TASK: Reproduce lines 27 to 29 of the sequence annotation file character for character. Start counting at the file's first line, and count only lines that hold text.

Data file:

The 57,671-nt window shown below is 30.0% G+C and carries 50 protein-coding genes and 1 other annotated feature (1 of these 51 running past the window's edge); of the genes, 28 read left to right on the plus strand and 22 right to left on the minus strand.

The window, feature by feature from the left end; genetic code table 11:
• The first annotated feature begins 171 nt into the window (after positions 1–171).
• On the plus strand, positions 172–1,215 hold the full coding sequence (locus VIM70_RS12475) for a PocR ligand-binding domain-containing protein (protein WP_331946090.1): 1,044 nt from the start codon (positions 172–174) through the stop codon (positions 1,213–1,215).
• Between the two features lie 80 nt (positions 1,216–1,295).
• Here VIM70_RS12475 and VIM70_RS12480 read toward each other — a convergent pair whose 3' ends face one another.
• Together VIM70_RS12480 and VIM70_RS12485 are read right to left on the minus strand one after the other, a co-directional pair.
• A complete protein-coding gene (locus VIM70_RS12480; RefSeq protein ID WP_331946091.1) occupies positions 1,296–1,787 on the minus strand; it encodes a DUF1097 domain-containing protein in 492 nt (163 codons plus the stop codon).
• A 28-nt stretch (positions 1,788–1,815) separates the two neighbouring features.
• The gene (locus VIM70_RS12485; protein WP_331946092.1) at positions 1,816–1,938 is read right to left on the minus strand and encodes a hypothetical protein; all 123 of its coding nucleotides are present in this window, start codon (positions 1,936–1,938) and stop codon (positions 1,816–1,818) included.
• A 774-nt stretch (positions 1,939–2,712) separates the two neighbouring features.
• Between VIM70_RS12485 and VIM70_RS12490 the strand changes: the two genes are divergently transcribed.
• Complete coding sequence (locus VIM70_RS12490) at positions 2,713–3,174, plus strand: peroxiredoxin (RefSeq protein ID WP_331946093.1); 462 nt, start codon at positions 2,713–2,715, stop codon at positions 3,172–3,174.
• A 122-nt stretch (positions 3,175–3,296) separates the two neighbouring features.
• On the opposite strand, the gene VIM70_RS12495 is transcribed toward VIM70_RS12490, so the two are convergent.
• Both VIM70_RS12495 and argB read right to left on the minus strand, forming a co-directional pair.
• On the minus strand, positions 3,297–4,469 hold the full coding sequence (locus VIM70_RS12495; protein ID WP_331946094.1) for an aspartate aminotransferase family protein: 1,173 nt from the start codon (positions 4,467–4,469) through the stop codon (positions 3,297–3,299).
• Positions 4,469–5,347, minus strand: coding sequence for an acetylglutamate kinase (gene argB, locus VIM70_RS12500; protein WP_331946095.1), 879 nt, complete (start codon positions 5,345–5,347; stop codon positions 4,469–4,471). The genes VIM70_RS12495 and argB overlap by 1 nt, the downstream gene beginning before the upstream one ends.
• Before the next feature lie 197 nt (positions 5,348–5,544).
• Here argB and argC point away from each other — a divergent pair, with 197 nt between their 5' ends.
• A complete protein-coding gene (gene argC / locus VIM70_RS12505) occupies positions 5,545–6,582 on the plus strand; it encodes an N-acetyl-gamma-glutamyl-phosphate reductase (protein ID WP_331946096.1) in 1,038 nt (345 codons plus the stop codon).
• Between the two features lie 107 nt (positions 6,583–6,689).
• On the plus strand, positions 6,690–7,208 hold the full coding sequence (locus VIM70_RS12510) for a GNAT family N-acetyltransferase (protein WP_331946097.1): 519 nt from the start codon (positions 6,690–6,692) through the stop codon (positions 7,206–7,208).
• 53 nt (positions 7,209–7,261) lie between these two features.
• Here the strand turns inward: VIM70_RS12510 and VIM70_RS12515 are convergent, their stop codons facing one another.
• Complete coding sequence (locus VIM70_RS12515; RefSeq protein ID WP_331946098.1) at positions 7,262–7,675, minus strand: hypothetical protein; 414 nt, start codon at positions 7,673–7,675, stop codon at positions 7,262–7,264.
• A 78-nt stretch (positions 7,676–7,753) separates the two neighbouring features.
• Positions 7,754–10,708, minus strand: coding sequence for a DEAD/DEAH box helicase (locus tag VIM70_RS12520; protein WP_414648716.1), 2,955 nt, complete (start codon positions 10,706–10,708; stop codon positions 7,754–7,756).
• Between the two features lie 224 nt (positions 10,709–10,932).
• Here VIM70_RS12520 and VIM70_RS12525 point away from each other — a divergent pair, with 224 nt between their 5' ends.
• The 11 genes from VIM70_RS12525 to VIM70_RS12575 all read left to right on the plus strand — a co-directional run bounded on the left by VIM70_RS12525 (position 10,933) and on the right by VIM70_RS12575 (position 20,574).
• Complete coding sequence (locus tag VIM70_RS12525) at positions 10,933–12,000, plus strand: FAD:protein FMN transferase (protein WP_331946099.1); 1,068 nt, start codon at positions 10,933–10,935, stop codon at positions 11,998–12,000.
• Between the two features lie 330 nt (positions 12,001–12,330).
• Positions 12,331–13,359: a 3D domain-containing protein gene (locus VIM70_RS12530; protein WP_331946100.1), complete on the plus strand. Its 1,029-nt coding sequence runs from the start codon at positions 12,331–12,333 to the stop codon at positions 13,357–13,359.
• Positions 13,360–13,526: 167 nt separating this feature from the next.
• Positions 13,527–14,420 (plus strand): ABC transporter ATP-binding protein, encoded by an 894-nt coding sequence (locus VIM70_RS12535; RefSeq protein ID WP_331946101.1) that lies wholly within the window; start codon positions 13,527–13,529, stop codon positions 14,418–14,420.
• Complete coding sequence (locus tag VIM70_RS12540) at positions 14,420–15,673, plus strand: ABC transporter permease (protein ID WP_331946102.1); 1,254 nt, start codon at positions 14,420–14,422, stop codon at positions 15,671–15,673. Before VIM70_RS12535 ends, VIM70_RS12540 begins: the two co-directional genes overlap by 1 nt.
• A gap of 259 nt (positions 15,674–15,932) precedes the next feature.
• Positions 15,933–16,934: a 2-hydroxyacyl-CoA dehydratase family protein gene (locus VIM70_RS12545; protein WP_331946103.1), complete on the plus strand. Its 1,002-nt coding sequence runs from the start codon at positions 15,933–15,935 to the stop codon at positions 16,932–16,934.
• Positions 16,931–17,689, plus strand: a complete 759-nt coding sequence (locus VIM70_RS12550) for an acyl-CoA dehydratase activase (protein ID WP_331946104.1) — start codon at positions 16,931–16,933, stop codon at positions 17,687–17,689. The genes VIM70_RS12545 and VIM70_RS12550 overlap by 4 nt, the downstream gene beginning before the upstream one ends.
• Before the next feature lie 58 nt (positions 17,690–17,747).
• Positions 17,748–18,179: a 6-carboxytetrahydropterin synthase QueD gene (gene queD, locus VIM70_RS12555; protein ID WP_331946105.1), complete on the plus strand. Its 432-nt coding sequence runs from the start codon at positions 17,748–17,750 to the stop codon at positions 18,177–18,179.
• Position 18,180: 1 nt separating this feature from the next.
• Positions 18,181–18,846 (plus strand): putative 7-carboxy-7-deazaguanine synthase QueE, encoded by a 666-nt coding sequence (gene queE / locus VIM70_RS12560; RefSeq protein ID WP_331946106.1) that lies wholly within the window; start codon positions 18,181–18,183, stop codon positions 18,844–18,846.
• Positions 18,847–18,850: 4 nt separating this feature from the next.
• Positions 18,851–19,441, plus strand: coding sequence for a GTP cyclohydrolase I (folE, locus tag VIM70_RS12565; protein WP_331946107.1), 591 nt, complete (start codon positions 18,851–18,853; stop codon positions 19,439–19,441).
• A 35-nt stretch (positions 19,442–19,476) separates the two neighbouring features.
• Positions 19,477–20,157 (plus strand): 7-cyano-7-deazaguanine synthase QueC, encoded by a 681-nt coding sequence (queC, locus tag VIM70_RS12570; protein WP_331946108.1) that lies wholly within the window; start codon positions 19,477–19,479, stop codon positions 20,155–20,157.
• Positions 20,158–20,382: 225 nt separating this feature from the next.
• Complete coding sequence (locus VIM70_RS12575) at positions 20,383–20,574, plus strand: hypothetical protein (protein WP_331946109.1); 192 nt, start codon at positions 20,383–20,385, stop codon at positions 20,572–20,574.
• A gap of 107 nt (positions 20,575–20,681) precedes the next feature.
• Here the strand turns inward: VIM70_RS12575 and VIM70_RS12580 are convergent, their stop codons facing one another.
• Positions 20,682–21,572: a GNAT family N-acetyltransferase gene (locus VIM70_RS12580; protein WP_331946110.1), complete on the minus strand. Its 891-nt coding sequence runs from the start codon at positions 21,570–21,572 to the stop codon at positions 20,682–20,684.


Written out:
• A 78-nt stretch (positions 7,676–7,753) separates the two neighbouring features.
• Positions 7,754–10,708, minus strand: coding sequence for a DEAD/DEAH box helicase (locus tag VIM70_RS12520; protein WP_414648716.1), 2,955 nt, complete (start codon positions 10,706–10,708; stop codon positions 7,754–7,756).
• Between the two features lie 224 nt (positions 10,709–10,932).